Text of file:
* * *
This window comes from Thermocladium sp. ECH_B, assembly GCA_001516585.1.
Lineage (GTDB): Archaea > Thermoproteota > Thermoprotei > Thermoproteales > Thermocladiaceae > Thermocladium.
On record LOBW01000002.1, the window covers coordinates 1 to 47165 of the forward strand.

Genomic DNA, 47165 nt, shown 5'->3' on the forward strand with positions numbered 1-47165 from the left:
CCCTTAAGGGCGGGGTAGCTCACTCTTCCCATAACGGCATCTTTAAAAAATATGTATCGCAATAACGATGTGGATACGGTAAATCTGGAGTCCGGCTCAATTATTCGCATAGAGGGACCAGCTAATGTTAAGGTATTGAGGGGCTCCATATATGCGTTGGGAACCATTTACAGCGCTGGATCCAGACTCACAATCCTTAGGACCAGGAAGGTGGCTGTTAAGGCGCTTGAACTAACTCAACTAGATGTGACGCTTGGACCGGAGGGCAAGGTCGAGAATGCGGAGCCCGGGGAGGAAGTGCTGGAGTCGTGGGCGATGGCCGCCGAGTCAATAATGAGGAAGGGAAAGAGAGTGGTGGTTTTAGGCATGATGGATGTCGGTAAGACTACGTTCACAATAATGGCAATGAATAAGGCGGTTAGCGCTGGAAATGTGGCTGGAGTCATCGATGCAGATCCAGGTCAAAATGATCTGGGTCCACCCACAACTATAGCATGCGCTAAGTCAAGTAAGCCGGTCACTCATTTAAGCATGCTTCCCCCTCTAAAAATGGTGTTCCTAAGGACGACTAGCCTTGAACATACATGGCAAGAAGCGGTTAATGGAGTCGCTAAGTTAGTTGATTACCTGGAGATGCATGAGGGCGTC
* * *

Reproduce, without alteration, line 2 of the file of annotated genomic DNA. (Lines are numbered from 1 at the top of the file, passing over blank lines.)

Lineage (GTDB): Archaea > Thermoproteota > Thermoprotei > Thermoproteales > Thermocladiaceae > Thermocladium.